For a decedent's gross estate exceeding more than $5,430,000, Form 706 must be filed by its executor. The gross estate includes the fair market value of the decedent's property or interests in property as of the date of death, plus any reportable gifts made during his or her lifetime. For those estates under this threshold, Form 706 may be required if the decedent is your spouse and has not used his or her excluded amount. If filed on time, Form 706 allows for the transfer of an unused exemption from the decedent to the surviving spouse without being subject to estate tax. This is referred to as the "Deceased Spousal Unused Exclusion" (DSUE) amount. With the maximum estate tax rate now at 40%, this can make a difference in what remains for those left behind.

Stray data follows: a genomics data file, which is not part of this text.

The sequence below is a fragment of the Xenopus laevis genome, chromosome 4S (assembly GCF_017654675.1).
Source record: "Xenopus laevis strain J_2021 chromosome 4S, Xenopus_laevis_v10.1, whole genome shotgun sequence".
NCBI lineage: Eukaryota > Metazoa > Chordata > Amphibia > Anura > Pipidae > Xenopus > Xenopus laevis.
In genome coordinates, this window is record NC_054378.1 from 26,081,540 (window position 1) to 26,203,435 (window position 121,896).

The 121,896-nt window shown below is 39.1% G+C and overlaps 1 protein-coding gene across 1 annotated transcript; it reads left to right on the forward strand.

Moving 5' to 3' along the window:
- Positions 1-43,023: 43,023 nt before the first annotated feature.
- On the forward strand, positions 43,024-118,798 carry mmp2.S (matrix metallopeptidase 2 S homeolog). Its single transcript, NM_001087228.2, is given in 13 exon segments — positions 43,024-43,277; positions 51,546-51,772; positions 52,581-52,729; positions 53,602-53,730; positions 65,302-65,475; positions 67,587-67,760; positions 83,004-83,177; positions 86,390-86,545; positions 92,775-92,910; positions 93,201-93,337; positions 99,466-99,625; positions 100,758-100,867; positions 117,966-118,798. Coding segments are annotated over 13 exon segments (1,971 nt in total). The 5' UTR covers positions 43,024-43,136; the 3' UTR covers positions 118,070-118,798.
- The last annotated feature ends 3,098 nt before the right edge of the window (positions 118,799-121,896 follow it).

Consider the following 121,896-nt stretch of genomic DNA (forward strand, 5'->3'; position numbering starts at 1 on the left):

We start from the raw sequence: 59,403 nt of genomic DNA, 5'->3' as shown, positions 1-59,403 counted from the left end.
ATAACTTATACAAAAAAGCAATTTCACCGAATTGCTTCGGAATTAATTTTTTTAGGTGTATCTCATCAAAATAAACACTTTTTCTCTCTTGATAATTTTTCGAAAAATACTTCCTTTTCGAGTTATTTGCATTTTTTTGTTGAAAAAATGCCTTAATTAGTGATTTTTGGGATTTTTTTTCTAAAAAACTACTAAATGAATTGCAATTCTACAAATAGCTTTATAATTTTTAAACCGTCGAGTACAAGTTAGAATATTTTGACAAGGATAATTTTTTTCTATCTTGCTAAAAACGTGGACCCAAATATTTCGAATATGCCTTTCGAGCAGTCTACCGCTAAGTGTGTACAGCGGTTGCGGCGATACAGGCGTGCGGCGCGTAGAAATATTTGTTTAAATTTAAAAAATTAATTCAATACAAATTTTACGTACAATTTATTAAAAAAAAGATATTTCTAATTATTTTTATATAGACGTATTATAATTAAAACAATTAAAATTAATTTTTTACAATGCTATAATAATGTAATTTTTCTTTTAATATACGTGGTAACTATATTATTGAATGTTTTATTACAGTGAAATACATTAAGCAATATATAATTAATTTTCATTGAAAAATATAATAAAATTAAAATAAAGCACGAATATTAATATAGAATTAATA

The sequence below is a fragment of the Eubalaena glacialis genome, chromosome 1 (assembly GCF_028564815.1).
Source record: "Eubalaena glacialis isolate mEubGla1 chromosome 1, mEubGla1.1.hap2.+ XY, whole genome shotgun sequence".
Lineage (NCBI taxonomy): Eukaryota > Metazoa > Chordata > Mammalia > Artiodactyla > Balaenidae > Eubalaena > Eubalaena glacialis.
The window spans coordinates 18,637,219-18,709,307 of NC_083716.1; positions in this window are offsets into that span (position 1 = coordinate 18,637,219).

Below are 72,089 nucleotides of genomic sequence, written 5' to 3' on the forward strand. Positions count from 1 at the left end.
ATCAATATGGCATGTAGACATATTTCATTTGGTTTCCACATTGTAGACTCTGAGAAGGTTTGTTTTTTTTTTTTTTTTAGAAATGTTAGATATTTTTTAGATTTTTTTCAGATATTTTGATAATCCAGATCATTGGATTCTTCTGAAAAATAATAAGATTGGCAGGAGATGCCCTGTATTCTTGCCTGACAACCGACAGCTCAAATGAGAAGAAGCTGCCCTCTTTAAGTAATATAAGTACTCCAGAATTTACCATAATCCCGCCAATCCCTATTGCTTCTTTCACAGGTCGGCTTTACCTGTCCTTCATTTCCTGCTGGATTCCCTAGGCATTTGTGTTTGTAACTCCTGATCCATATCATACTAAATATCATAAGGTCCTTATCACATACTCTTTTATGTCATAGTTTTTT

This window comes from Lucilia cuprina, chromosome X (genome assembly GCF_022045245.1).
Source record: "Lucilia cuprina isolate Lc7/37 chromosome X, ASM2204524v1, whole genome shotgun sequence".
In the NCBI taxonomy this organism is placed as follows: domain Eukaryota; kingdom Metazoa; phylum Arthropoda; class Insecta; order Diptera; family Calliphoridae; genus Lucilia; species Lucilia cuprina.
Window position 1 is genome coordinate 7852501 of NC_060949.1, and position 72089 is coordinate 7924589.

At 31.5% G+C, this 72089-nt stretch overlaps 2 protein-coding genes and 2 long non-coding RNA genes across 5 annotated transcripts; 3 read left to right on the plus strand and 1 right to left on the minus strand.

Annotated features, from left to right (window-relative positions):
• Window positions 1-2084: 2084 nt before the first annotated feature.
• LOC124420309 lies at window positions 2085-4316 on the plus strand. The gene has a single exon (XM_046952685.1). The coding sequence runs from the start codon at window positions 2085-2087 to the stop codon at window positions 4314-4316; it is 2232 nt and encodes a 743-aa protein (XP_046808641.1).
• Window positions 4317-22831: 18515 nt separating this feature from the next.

Form 706 is due nine months after the date of death. If there is a good and sufficient cause, it may be extended an additional six months by filing Form 4768, Application for Extension of Time to File a Return and/or Pay U.S. Estate (and Generation-Skipping Transfer) Taxes. An additional extension is available only if you are an executor who is out of the country. Payment of estate taxes cannot be extended and is due nine months after the date of death.

    The cost of complying with filing requirements will depend on the complexity of the estate, which can be affected by probate expenses, required appraisals, and the number and size of assets included in the estate. For specific costs related to the filing of a Form 706, contact an estate tax professional.
    HR Organizational Tips for the New Year
    By Marsha Kunz, Director of Human Resources